Electrochemical reduction of carbon dioxide on copper electrodes
Degree GrantorUniversity of Canterbury
Degree NameDoctor of Philosophy
Global warming, climate change and over-dependence on non-renewable fossil fuels demand long-term solutions to reduce CO2 emissions and develop alternative and renewable fuels. The electrochemical reduction of CO2 is part of the ambitious, but certainly not impossible, “carbon neutral cycle”, which incorporates CO2 as the unlimited carbon source for the production of high density fuels, and renewable energy as the driving force behind the process.
The majority of this work focusses on various aspects of electrochemical CO2 reduction on polycrystalline Cu electrodes, although preliminary work was also performed on a number of Au9/TiO2 modified Cu electrodes. Initially, the general behaviour of the electrode potential and CO2 reduction activity over long periods of galvanostatic electrolysis was investigated, along with the effects of current density and electrolyte concentration. Overall, the results obtained are consistent with those in the literature, and cover important observations including the major reduction products on Cu electrodes, their pH and potential dependence, and the widely reported deactivation of CO2 reduction.
Following reports in the literature regarding the deactivation of CO2 reduction, attempts were made to prolong the CO2 reduction activity using periodic cyclic voltammetry and potentiostatic steps throughout extended periods of galvanostatic CO2 reduction. However, contrary to previous literature, it is demonstrated that temporarily interrupting galvanostatic CO2 reduction with short periods at potentials between −0.5 and −0.1 V vs Ag|AgCl suppresses the formation of CH4, CO and C2H4. It is proposed that the suppression is caused by the partial removal or oxidation of adsorbed CO2 reduction intermediates, the absence of which allowed the Cu surface to be more active for the hydrogen evolution reaction. Unexpectedly, when brief potentiostatic steps were conducted at more negative potentials (−1.2 V vs Ag|AgCl), the CO2 reduction selectivity switched from CH4 to CO, and was maintained for at least 2 hours. This change in selectivity is proposed to be caused by an increase in the surface coverage of COads (at the expense of Hads) during the brief −1.2 V steps, which then enabled the Cu cathode to switch between multiple steady-state surface coverages when the cathodic current is re-applied.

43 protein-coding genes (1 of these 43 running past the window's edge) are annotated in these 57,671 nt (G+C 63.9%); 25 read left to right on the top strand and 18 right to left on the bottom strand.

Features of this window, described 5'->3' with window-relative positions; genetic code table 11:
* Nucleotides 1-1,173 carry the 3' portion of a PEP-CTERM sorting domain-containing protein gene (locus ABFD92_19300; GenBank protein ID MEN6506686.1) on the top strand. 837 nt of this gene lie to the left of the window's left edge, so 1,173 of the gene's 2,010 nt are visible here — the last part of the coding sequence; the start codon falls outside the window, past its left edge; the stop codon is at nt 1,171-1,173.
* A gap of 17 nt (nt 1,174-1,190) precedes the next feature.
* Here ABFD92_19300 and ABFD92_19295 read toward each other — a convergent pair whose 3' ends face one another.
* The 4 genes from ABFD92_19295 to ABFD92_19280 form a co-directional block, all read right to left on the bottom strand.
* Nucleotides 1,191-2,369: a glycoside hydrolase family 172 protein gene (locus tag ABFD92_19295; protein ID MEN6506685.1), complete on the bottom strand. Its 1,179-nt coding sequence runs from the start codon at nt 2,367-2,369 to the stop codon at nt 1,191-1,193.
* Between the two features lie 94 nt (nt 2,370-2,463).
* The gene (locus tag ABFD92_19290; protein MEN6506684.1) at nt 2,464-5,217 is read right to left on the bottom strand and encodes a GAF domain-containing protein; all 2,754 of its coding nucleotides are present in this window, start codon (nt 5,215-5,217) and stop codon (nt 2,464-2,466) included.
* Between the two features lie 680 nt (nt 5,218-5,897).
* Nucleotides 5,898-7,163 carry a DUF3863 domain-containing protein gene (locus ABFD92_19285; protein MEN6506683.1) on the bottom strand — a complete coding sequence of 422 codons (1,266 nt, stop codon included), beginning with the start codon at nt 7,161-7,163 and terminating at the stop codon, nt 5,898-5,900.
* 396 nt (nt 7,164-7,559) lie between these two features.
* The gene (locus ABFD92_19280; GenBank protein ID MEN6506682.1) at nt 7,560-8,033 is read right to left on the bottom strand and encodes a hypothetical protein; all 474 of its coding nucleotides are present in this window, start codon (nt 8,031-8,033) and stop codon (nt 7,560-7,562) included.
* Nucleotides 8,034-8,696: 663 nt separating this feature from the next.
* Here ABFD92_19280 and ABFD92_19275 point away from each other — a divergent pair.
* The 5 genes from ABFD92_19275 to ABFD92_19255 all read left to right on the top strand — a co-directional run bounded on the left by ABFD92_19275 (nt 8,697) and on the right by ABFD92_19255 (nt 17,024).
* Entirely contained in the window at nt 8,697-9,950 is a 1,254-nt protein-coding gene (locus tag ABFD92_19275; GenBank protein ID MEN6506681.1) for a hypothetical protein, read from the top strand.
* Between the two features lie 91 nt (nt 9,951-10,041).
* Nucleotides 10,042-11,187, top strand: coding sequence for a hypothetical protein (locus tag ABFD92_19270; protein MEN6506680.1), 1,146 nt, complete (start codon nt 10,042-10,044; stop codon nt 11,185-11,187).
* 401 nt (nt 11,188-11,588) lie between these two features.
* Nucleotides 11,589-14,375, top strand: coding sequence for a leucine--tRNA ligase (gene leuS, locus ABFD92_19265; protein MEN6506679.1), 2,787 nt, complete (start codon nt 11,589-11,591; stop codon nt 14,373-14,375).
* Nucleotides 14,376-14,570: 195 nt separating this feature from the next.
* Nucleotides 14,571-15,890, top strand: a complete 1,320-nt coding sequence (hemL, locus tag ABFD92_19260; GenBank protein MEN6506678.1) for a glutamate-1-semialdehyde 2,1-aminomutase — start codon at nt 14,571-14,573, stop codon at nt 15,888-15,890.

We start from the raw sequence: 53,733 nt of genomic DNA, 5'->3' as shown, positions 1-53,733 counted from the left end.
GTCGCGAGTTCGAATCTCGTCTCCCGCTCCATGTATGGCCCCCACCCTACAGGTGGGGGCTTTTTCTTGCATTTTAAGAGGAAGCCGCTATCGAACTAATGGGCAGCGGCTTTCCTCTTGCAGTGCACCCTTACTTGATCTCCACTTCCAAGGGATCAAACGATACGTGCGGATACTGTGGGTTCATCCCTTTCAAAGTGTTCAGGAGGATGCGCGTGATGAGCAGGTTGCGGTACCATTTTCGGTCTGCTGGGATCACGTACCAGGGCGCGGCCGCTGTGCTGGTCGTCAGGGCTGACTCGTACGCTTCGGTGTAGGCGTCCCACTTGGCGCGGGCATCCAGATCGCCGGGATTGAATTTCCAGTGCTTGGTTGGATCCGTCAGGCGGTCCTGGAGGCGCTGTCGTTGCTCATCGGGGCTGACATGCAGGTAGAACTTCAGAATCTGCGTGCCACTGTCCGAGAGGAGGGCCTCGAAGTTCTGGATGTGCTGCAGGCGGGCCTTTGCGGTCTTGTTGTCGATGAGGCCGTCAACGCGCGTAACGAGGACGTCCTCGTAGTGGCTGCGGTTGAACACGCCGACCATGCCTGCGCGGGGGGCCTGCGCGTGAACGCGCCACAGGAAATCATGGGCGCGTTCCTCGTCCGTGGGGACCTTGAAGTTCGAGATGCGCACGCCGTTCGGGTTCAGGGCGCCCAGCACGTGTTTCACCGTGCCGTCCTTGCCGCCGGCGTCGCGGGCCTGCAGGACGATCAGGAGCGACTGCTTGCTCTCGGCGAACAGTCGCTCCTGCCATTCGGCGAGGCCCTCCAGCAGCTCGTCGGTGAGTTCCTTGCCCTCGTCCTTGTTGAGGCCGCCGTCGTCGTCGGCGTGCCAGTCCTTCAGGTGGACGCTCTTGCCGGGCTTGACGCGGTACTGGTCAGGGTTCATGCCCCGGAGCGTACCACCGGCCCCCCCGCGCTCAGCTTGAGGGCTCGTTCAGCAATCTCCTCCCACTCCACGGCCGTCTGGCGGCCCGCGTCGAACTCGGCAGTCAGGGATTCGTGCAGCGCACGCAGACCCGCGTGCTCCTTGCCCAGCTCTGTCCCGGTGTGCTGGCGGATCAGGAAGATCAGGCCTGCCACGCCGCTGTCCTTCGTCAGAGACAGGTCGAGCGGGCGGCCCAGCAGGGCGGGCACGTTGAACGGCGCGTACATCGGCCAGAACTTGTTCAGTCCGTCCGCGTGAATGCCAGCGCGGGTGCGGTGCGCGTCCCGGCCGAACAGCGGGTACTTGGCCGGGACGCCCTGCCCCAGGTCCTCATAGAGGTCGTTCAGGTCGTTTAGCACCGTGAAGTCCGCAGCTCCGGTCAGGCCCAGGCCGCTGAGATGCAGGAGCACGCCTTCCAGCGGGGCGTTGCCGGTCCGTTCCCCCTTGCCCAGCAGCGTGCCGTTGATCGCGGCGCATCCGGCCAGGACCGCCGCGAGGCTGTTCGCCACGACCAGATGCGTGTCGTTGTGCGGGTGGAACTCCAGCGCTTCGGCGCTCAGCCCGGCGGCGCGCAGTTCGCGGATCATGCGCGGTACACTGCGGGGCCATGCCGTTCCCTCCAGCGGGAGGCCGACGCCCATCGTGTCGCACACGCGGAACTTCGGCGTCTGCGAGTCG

The observation of the sensitivity of CO2 reduction on cell hydrodynamics prompted a systematic investigation into the effects of mass transfer on CO2 reduction using a polycrystalline Cu rotating cylinder electrode. When the mass transfer rate increases (by increasing the rotation rate), the current efficiencies toward CO2 reduction products decreased while that for the HER increased. Additionally, the selectivity of CO2 reduction was observed to change, with CO becoming favoured over CH4 with increasing mass transfer rates. These observations are in contrast to the widely reported effects of pH and CO2 concentration, the values of which can be indirectly controlled by varying the rotation rate. Instead, the results are more consistent with the enhanced mass transfer of dissolved CO away from the electrode surface, which decreases the surface coverage of COads, preventing the further reduction of COads to hydrocarbons and changing the selectivity from CH4 to CO. This particular work highlights the importance of cell hydrodynamics, and the need to consider these effects when comparing results between different experimental configurations or designing electrochemical cells and cathodes for industrial applications.
Following the strategy of developing novel electrocatalysts with a level of surface heterogeneity, the catalytic ability of TiO2/Cu and Au9/TiO2/Cu electrodes prepared through spin-coating of commercial TiO2 (P25) and chemically synthesised Au9/TiO2 nanoparticles onto polished Cu substrates were investigated. It was determined that as the TiO2 loading increases, the electrode potential during constant current electrolysis tend to become more positive, pointing toward an enhancement in the electrochemical activity of the electrode. The increase in electrode potential is further observed when Au9 nanoparticles are introduced into the TiO2/Cu electrocatalyst. However, the enhancement in electrochemical activity is found to be largely in favour toward the HER rather than CO2 reduction. Nevertheless, despite the very low overpotentials at the modified Cu electrodes, surprising amounts of CO are still produced with current efficiencies generally comparable to that of the Cu controls and Ti electrodes at similar current densities but at much higher overpotentials. This suggests a form of synergy at the active sites of the Au9/TiO2/Cu interfaces which may have lowered the CO adsorption strength, hence allowing similar amounts of CO to be produced at much lower overpotentials.